This page was developed by Mark A. Hirsch, PhD, FACRM (e-mail address:[email protected]); Pallavi Sood, PT, PhD; Art Hein, PT; Diana Chen Wong, OTD, OTR/L, CAPS; Patricia C. Heyn, PhD, FGSA, FACRM; and Erwin E. H. van Wegen, PhD. All authors contributed equally on behalf of the Neurodegenerative Diseases Networking Group, Alzheimer's Disease and Parkinsonism and Related Movement Disorders Task Force of the American Congress of Rehabilitation Medicine.

      Important notice

      This information is not meant to replace the advice of a medical professional. This Information/Education Page may be reproduced for noncommercial use for health care professionals to share with patients and their care-partners. Any other reproduction is subject to approval by the publisher.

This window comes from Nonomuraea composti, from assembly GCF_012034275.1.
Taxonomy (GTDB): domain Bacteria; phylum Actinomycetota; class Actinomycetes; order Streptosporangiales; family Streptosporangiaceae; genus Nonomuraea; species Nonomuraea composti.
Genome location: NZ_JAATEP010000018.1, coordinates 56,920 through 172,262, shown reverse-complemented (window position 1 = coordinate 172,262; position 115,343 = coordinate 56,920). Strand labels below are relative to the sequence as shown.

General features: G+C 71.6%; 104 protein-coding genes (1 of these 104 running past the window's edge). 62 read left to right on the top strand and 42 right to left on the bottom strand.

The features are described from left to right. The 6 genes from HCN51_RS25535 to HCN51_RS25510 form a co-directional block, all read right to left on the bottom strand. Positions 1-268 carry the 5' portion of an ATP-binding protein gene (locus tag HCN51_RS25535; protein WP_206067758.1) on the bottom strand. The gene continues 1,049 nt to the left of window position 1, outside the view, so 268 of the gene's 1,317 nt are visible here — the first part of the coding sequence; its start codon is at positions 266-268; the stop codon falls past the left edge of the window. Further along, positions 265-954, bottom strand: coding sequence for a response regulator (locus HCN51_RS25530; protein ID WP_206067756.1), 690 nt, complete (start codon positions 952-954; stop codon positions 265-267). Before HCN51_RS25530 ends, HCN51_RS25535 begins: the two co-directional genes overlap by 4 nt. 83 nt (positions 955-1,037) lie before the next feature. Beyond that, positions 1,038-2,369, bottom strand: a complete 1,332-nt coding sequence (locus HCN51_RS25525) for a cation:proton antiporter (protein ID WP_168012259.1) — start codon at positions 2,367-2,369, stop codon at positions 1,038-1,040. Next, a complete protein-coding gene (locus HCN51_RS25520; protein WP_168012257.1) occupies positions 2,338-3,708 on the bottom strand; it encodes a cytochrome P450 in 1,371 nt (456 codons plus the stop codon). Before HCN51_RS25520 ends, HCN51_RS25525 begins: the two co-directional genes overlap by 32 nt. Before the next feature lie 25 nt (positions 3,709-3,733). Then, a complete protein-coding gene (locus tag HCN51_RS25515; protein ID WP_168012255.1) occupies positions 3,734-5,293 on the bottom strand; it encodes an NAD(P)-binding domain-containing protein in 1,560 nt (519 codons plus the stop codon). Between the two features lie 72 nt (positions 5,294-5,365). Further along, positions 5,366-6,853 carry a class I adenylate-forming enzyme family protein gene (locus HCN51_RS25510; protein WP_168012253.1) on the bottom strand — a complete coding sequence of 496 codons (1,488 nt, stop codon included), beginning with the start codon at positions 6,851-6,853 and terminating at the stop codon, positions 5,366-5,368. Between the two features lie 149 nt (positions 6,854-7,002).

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        • Le B
        • Shariff SZ
        • Ansell DR
        • Squarzolo M
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        • Thibault DP
        • Marras C
        • Willis AW
        • Seitz D.
        Survival and health care use after deep brain stimulation for Parkinson's disease.
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        • Cormier-Dequaire F
        • Grabli D
        • et al.
        Clinical and anatomical predictors for freezing of gait and falls after subthalamic deep brain stimulation in Parkinson's disease patients.
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        • Munneke M
        • Graziano M
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        • van Wegen E
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        Identifying fallers with Parkinson's disease using home-based tests: who is at risk?.
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        • Wong-Yu ISK
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        Effects of exercise on falls, balance, and gaitability in Parkinson's disease: a meta-analysis.